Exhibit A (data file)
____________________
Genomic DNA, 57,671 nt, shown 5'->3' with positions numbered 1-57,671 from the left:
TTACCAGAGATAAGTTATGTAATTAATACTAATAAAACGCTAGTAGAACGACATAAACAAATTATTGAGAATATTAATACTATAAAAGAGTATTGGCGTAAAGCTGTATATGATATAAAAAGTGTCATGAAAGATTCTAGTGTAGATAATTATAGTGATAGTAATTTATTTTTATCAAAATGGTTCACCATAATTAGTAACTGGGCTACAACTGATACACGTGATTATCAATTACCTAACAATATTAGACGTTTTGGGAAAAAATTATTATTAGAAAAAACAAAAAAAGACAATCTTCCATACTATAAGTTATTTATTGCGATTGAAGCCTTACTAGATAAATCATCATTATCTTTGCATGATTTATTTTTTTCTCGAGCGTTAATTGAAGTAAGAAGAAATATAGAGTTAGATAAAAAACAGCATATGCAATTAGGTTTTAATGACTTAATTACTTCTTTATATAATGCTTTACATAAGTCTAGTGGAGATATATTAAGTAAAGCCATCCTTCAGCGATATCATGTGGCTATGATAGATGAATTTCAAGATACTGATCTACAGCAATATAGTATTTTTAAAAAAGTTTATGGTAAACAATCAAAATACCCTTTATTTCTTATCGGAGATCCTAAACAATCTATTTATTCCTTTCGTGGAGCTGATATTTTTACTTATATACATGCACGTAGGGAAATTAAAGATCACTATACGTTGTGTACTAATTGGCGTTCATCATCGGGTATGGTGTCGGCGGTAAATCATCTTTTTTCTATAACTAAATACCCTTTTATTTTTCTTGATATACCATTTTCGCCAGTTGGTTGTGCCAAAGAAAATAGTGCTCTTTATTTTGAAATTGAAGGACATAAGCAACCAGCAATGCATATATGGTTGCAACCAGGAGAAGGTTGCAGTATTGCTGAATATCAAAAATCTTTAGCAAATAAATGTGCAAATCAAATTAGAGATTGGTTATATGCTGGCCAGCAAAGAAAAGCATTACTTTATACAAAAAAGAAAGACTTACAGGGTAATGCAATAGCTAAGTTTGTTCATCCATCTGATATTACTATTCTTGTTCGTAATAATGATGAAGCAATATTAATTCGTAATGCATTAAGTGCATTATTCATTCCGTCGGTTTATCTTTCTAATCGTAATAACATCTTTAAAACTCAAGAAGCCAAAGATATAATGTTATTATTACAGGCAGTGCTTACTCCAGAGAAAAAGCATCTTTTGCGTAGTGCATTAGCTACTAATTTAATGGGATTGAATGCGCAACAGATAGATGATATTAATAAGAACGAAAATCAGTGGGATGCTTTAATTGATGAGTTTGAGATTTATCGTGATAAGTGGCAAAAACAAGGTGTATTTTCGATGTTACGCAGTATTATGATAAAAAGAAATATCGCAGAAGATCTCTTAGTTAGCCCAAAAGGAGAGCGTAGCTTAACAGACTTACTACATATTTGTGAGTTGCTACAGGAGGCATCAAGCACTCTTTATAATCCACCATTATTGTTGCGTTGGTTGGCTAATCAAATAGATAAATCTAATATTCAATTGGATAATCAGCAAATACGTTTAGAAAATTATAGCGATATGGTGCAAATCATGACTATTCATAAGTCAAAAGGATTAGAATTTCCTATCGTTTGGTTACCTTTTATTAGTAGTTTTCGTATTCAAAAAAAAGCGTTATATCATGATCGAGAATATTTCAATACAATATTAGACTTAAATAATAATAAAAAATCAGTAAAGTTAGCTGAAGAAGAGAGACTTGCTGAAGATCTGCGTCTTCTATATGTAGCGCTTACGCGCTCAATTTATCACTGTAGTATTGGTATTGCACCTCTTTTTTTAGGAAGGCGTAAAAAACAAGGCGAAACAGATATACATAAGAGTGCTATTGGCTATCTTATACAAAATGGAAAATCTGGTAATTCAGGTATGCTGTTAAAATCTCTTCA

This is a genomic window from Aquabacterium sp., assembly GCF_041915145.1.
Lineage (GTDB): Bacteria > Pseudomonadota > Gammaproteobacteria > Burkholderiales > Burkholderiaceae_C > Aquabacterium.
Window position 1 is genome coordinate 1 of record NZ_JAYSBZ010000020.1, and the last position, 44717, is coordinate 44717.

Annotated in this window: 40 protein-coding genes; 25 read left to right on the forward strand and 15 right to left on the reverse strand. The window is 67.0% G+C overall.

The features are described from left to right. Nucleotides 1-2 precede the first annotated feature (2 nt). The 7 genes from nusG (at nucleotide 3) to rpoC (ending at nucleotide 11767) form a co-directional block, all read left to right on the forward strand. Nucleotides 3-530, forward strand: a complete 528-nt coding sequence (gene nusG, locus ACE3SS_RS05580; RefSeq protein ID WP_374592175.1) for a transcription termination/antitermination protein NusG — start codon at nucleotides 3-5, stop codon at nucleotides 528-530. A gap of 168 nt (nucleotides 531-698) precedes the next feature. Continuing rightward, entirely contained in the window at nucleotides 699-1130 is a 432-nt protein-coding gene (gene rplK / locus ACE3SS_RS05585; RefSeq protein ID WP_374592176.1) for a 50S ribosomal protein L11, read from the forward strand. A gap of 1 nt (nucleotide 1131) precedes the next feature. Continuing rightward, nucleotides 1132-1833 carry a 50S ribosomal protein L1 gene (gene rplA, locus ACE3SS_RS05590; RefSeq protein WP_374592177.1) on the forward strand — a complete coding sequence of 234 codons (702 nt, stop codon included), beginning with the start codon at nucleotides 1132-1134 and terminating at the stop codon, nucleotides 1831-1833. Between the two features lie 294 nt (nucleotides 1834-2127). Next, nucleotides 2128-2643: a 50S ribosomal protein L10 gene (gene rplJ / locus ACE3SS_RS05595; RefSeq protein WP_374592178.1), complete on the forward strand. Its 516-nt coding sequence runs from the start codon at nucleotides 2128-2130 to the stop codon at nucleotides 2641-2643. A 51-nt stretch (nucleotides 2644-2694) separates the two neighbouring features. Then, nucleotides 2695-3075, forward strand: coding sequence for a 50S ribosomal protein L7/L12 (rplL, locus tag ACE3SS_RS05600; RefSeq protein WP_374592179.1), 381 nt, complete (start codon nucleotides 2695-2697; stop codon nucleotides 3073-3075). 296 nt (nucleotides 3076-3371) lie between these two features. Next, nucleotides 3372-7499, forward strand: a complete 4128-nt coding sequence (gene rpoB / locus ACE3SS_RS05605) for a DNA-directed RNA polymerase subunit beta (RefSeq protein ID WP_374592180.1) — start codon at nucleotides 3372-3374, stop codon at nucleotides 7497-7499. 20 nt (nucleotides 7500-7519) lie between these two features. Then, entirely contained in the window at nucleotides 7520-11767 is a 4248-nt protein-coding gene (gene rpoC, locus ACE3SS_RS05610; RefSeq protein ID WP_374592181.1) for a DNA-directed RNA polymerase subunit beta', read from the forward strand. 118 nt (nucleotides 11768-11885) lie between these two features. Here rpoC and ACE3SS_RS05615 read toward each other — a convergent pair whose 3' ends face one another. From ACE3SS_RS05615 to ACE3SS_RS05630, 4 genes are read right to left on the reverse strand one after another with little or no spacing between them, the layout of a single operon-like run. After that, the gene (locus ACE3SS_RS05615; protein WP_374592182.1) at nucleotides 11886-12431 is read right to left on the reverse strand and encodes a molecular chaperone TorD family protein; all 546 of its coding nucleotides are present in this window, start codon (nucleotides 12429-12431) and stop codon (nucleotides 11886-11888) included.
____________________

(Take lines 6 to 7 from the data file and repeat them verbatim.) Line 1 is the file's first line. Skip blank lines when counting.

Annotated in this window: 40 protein-coding genes; 25 read left to right on the forward strand and 15 right to left on the reverse strand. The window is 67.0% G+C overall.

The features are described from left to right. Nucleotides 1-2 precede the first annotated feature (2 nt). The 7 genes from nusG (at nucleotide 3) to rpoC (ending at nucleotide 11767) form a co-directional block, all read left to right on the forward strand. Nucleotides 3-530, forward strand: a complete 528-nt coding sequence (gene nusG, locus ACE3SS_RS05580; RefSeq protein ID WP_374592175.1) for a transcription termination/antitermination protein NusG — start codon at nucleotides 3-5, stop codon at nucleotides 528-530. A gap of 168 nt (nucleotides 531-698) precedes the next feature. Continuing rightward, entirely contained in the window at nucleotides 699-1130 is a 432-nt protein-coding gene (gene rplK / locus ACE3SS_RS05585; RefSeq protein ID WP_374592176.1) for a 50S ribosomal protein L11, read from the forward strand. A gap of 1 nt (nucleotide 1131) precedes the next feature. Continuing rightward, nucleotides 1132-1833 carry a 50S ribosomal protein L1 gene (gene rplA, locus ACE3SS_RS05590; RefSeq protein WP_374592177.1) on the forward strand — a complete coding sequence of 234 codons (702 nt, stop codon included), beginning with the start codon at nucleotides 1132-1134 and terminating at the stop codon, nucleotides 1831-1833. Between the two features lie 294 nt (nucleotides 1834-2127). Next, nucleotides 2128-2643: a 50S ribosomal protein L10 gene (gene rplJ / locus ACE3SS_RS05595; RefSeq protein WP_374592178.1), complete on the forward strand. Its 516-nt coding sequence runs from the start codon at nucleotides 2128-2130 to the stop codon at nucleotides 2641-2643. A 51-nt stretch (nucleotides 2644-2694) separates the two neighbouring features. Then, nucleotides 2695-3075, forward strand: coding sequence for a 50S ribosomal protein L7/L12 (rplL, locus tag ACE3SS_RS05600; RefSeq protein WP_374592179.1), 381 nt, complete (start codon nucleotides 2695-2697; stop codon nucleotides 3073-3075). 296 nt (nucleotides 3076-3371) lie between these two features. Next, nucleotides 3372-7499, forward strand: a complete 4128-nt coding sequence (gene rpoB / locus ACE3SS_RS05605) for a DNA-directed RNA polymerase subunit beta (RefSeq protein ID WP_374592180.1) — start codon at nucleotides 3372-3374, stop codon at nucleotides 7497-7499. 20 nt (nucleotides 7500-7519) lie between these two features. Then, entirely contained in the window at nucleotides 7520-11767 is a 4248-nt protein-coding gene (gene rpoC, locus ACE3SS_RS05610; RefSeq protein ID WP_374592181.1) for a DNA-directed RNA polymerase subunit beta', read from the forward strand. 118 nt (nucleotides 11768-11885) lie between these two features. Here rpoC and ACE3SS_RS05615 read toward each other — a convergent pair whose 3' ends face one another. From ACE3SS_RS05615 to ACE3SS_RS05630, 4 genes are read right to left on the reverse strand one after another with little or no spacing between them, the layout of a single operon-like run. After that, the gene (locus ACE3SS_RS05615; protein WP_374592182.1) at nucleotides 11886-12431 is read right to left on the reverse strand and encodes a molecular chaperone TorD family protein; all 546 of its coding nucleotides are present in this window, start codon (nucleotides 12429-12431) and stop codon (nucleotides 11886-11888) included.